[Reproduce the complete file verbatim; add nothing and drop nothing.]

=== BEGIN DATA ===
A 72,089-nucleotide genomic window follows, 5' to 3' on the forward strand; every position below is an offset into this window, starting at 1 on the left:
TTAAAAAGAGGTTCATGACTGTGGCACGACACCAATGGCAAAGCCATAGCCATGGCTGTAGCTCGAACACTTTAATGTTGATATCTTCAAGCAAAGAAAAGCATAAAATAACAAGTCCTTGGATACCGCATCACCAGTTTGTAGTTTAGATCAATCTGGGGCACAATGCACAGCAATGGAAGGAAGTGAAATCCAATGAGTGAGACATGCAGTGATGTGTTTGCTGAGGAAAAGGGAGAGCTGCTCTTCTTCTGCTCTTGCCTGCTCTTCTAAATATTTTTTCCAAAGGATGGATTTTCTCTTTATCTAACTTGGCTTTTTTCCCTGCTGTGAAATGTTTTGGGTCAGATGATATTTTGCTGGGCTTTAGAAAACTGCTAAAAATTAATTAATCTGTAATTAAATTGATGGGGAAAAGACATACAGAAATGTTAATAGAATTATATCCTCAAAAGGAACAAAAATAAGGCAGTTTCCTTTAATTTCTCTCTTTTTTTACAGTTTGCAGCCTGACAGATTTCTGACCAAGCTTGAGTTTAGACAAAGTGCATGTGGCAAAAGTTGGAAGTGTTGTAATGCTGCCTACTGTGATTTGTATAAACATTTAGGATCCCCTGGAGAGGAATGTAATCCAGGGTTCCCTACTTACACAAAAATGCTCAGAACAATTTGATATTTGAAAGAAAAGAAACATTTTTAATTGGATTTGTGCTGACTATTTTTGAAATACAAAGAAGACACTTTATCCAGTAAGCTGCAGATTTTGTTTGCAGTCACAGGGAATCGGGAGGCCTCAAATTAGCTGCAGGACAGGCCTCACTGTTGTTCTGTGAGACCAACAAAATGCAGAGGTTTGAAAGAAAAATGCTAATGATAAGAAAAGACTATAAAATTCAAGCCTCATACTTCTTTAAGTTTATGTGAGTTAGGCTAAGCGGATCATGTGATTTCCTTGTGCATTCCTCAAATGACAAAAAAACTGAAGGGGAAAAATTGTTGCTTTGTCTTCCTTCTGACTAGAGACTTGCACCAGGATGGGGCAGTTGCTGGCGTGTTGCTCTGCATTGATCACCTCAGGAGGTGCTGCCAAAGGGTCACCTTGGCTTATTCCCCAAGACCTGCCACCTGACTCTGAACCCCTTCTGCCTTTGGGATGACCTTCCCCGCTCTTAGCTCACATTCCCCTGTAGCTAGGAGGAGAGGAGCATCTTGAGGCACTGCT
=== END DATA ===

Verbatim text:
A 72,089-nucleotide genomic window follows, 5' to 3' on the forward strand; every position below is an offset into this window, starting at 1 on the left:
TTAAAAAGAGGTTCATGACTGTGGCACGACACCAATGGCAAAGCCATAGCCATGGCTGTAGCTCGAACACTTTAATGTTGATATCTTCAAGCAAAGAAAAGCATAAAATAACAAGTCCTTGGATACCGCATCACCAGTTTGTAGTTTAGATCAATCTGGGGCACAATGCACAGCAATGGAAGGAAGTGAAATCCAATGAGTGAGACATGCAGTGATGTGTTTGCTGAGGAAAAGGGAGAGCTGCTCTTCTTCTGCTCTTGCCTGCTCTTCTAAATATTTTTTCCAAAGGATGGATTTTCTCTTTATCTAACTTGGCTTTTTTCCCTGCTGTGAAATGTTTTGGGTCAGATGATATTTTGCTGGGCTTTAGAAAACTGCTAAAAATTAATTAATCTGTAATTAAATTGATGGGGAAAAGACATACAGAAATGTTAATAGAATTATATCCTCAAAAGGAACAAAAATAAGGCAGTTTCCTTTAATTTCTCTCTTTTTTTACAGTTTGCAGCCTGACAGATTTCTGACCAAGCTTGAGTTTAGACAAAGTGCATGTGGCAAAAGTTGGAAGTGTTGTAATGCTGCCTACTGTGATTTGTATAAACATTTAGGATCCCCTGGAGAGGAATGTAATCCAGGGTTCCCTACTTACACAAAAATGCTCAGAACAATTTGATATTTGAAAGAAAAGAAACATTTTTAATTGGATTTGTGCTGACTATTTTTGAAATACAAAGAAGACACTTTATCCAGTAAGCTGCAGATTTTGTTTGCAGTCACAGGGAATCGGGAGGCCTCAAATTAGCTGCAGGACAGGCCTCACTGTTGTTCTGTGAGACCAACAAAATGCAGAGGTTTGAAAGAAAAATGCTAATGATAAGAAAAGACTATAAAATTCAAGCCTCATACTTCTTTAAGTTTATGTGAGTTAGGCTAAGCGGATCATGTGATTTCCTTGTGCATTCCTCAAATGACAAAAAAACTGAAGGGGAAAAATTGTTGCTTTGTCTTCCTTCTGACTAGAGACTTGCACCAGGATGGGGCAGTTGCTGGCGTGTTGCTCTGCATTGATCACCTCAGGAGGTGCTGCCAAAGGGTCACCTTGGCTTATTCCCCAAGACCTGCCACCTGACTCTGAACCCCTTCTGCCTTTGGGATGACCTTCCCCGCTCTTAGCTCACATTCCCCTGTAGCTAGGAGGAGAGGAGCATCTTGAGGCACTGCT